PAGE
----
Cuckoo — The cuckoos are a family, Cuculidae, of near passerine birds. The order Cuculiformes, in addition to the cuckoos, also includes the turacos (family Musophagidae, sometimes treated as a separate order, Musophagiformes). Some zoologists have also included the unique Hoatzin in the Cuculiformes, but its taxonomy remains in dispute.
The cuckoo family, in addition to those species named as such, also includes the roadrunners, koels, malkohas, couas, coucals and anis. The coucals and anis are sometimes separated as distinct families, the Centropodidae and Crotophagidae respectively.
Cuckoos are birds of variable size with slender bodies, long tails and strong legs. The feet are zygodactyl (the two inner toes pointed forward and the two outer backward). Most cuckoos occur in forests, but some prefer more open country. Most are insect eaters, with hairy caterpillars, which are avoided by many birds, being a specialty. Cuckoos range in size from the Little Bronze Cuckoo, at 17 g and 15 cm (6 inches), to the Channel-billed Cuckoo, at 630 g (1.4 lbs) and 63 cm (25 inches).
About 56 of the Old World species and 3 of the New World species are brood parasites, laying their eggs in the nests of other birds. The best-known example is the European Common Cuckoo. The cuckoo egg hatches earlier than the host’s, and the cuckoo chick grows faster; in most cases the chick evicts the eggs or young of the host species. The chick has no time to learn this behavior, so it must be an instinct passed on genetically. The mother still feeds the cuckoo chick as if it were her own, the chick’s open mouth serving as a sign stimulus for the host to feed it.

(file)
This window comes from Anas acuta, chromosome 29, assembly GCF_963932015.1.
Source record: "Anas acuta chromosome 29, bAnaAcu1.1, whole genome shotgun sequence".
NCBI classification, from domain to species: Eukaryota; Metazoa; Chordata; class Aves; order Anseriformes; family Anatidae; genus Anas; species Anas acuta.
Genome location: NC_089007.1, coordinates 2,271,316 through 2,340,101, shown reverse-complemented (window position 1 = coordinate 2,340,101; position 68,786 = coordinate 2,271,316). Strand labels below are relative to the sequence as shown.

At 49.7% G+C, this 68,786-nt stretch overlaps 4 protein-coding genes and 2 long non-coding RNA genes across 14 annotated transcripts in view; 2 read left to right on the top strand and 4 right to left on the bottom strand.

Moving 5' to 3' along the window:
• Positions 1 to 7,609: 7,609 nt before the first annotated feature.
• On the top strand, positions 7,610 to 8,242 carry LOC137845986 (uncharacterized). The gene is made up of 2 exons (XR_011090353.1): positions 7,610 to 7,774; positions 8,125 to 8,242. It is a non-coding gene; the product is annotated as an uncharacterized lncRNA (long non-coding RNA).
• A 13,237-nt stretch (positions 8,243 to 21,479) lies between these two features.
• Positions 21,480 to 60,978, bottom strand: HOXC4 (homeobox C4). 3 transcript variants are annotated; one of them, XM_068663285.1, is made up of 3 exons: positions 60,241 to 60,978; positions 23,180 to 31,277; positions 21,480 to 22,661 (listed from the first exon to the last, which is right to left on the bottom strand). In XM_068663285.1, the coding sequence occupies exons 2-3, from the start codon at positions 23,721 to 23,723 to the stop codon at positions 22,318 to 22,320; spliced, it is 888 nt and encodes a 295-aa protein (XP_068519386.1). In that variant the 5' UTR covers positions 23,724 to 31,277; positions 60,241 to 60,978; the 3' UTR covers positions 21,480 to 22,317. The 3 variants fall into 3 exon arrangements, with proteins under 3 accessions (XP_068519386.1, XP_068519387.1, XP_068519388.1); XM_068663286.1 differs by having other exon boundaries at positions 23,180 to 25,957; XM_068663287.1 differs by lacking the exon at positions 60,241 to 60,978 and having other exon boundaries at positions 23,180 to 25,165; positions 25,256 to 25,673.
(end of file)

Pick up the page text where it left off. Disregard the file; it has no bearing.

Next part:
Female parasitic cuckoos seem to specialize and lay eggs that closely resemble the eggs of their chosen host. This has also been aided by natural selection, as some birds are able to distinguish cuckoo eggs from their own, leading to those eggs least like the host’s being thrown out of the nest. Parasitic cuckoos are grouped into gentes, with each gens specializing in a particular host. There is some evidence that the gentes are genetically different from one another.
The majority of cuckoo species, including malkohas, couas, coucals, and roadrunners and most other American cuckoos, build their own nests. Most of these species nest in trees or bushes, but the coucals lay their eggs in nests on the ground or in low shrubs. Though on some occasions non-parasitic cuckoos parasitize other species, the parent still helps feed the chick.
Most of the nest-building cuckoos are monogamous, but the anis and the Guira Cuckoo lay their eggs in communal nests. Their behavior is not completely cooperative; a female may remove others’ eggs when laying hers.
Non-parasitic cuckoos, like most other non-passerines, lay white eggs, but many of the parasitic species lay coloured eggs to match those of their passerine hosts.
The young of all species are altricial. Non-parasitic cuckoos leave the nest before they can fly, and some New World species have the shortest incubation periods among birds.
Most cuckoos are insectivorous; and in particular are specialized in eating caterpillars, including noxious hairy types avoided by other birds. They will also take a wide range of other insects and animal prey. The lizard-cuckoos of the Caribbean have, in the relative absence of birds of prey, specialized in taking lizards. Larger, ground types such as coucals and roadrunners also feed variously on snakes, lizards, small rodents, and other birds, which they bludgeon with their strong bills.